“A Map of This Place: Resurgence and Remembering Removal in Armenian, Palestinian, and American Indian/First Nations Literatures.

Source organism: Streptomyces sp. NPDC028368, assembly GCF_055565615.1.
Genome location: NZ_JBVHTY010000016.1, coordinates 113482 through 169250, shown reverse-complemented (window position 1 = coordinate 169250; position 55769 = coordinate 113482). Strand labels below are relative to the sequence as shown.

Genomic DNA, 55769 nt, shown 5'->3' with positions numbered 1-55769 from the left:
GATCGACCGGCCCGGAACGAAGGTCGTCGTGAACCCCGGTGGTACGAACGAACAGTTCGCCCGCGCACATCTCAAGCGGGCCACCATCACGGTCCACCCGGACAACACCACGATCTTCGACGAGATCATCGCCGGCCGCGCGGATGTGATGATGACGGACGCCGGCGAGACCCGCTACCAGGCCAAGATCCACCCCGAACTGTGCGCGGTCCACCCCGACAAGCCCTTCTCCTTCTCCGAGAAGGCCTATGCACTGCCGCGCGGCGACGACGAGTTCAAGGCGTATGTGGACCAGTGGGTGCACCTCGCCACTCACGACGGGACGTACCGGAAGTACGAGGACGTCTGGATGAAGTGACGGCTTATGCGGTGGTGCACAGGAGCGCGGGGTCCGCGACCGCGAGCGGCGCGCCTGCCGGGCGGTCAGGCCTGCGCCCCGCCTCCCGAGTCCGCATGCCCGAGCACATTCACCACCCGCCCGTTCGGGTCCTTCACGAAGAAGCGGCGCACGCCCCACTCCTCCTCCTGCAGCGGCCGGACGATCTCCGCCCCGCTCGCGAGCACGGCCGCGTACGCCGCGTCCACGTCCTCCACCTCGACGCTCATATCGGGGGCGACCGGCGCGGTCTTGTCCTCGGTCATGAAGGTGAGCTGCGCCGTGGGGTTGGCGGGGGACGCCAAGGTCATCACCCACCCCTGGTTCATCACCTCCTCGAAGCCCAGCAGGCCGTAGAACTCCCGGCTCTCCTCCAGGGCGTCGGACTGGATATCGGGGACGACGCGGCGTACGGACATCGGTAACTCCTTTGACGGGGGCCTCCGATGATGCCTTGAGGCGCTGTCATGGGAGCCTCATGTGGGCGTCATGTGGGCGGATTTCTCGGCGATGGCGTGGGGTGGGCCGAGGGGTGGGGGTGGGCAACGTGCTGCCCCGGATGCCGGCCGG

My dissertation develops a connective study of how memories of dispossession and removal travel spatially, intergenerationally, and across cultures. By drawing out the knots of critical and creative reflection on remembrance practices that appear across these seemingly disparate literary archives, my project carries forward two developing theoretical frameworks within contemporary cultural memory studies: one, the migration of memory and two, migration and memory. The first framework emphasizes how memory “travels” across territorial and social boundaries (Erll 12). The second framework studies the incorporation of immigrants into a host nation’s polity via their participation in that state’s collective memory (Glynn and Kleist 4). My project aims to trouble the Eurocentric lineage of critical theory that undergirds these two frameworks. It does so by engaging conversations about indigeneity, sovereignty, and witnessing often missing in previous applications of them. “A Map of This Place” thus brings Indigenous studies and settler colonial studies to the center of transnational and transcultural memory studies.